On February 2, 2015, the National Labor Relations Board issued a Decision and Order in the case of Grand Canyon Education, Inc. d/b/a Grand Canyon University, 362 NLRB No. 13, in which an educational employer was found to have committed several unfair labor practices in the course of counseling employees and investigating supervisory performance. Among the unfair labor practices found to have been committed were promulgation of an unlawfully broad rule that prohibited employees who were the subject of counseling for performance or behavior problems from discussing the counseling with persons outside the management team. This rule was found to have unlawfully restrained employees with respect to their right to engage in protected, concerted activities.
Also found to be unlawful was a question asked to an employee in the course of an interview designed to elicit information concerning the performance of a supervisor. When the employee volunteered during the interview that other employees had complained about the supervisor, the employer’s representative asked who they were. This question was found to be coercive, despite the finding of the administrative law judge who heard the case that there was no nefarious purpose involved in asking the question. The panel majority said that that finding was irrelevant, in that the focus of the inquiry was “whether the questioning would reasonably tend to coerce the employee in exercising her Section 7 rights”. Member Miscimarra, dissenting as to this finding, responded as follows: “When an employer conducts investigations that relate in part to the effectiveness (or lack of effectiveness) of a particular supervisor, and when the employer is informed that other employees complained about the supervisor, nothing in the Act makes it unlawful to ask for the names of these other employees.” The NLRB panel majority found otherwise, however.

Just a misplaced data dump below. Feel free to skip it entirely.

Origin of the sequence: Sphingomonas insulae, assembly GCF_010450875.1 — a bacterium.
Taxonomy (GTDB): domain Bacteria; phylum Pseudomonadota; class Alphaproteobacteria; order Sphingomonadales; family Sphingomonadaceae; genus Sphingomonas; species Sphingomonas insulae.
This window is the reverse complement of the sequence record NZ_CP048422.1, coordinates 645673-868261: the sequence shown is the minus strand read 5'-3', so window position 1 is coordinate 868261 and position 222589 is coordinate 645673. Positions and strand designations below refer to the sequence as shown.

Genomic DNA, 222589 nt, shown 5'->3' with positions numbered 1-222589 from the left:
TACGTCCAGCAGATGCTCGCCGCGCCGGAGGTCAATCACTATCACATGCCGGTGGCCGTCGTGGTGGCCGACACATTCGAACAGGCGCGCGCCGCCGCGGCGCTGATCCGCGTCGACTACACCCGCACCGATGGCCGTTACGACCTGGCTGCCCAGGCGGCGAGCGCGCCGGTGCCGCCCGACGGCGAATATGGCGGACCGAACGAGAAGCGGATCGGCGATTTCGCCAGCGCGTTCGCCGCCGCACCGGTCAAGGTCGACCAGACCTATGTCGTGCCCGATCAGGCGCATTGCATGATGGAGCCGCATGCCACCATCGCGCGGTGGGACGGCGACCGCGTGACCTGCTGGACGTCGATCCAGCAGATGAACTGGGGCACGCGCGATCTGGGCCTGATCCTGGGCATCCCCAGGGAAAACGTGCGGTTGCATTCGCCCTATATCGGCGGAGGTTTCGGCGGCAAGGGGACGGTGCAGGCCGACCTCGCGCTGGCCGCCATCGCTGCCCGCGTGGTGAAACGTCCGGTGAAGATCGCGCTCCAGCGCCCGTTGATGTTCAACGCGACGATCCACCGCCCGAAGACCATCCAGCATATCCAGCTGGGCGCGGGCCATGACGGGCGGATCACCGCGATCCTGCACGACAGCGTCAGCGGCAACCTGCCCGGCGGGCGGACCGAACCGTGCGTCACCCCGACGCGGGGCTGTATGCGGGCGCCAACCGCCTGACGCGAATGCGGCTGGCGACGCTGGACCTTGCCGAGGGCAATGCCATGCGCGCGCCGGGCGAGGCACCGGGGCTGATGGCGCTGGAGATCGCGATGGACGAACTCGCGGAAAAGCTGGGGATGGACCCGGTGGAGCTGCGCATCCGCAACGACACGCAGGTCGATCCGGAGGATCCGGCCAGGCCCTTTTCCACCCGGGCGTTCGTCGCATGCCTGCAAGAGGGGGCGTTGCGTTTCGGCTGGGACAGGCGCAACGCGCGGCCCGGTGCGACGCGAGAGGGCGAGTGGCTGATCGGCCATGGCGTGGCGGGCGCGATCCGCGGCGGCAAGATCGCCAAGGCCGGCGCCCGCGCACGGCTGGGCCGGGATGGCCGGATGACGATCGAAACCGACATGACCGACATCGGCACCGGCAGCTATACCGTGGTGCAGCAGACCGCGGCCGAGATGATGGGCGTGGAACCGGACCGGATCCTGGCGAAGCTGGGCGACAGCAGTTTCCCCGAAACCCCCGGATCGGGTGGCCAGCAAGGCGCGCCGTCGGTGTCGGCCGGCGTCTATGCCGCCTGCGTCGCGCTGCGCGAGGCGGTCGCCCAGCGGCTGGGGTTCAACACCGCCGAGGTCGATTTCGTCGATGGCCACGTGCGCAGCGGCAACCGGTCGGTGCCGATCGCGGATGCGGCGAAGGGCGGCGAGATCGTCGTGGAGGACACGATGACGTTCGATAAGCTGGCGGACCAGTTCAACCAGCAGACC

Reasonably assuming that the Illinois Labor Relations Board and Illinois Educational Labor Relations Board are likely to make similar findings under similar circumstances, the lessons of the Grand Canyon case for Illinois public employers are that: 1) while an employer may require its managers and supervisors to maintain confidentiality regarding the content of employee counseling sessions, it may not require the employees to maintain confidentiality, because an employee’s choice to disclose to others, whether they be fellow employees or union representatives, what was said in a counseling sessions is a part of the employee’s exercise of his or her right to engage in protected, concerted activities; and 2) questioning of employees regarding employee complaints may violate the law, even when those complaints relate to the performance of supervisors and even when the object of the questioning is to elicit the names of others who have complained so as to permit the employer to investigate further the matter of how its supervisors are performing.
The Grand Canyon case is yet another example of the increasing emphasis of NLRB decisions on the protection of the rights of non-union employees and the increasing likelihood that questioning of employees, even for ostensibly legitimate business purposes, will be found unlawful. But because there are lawful ways to question employees, an employer seeking to question an employee about anything having to do with his or other employees’ activities in relation to others in the workplace should contact legal counsel for advice before proceeding.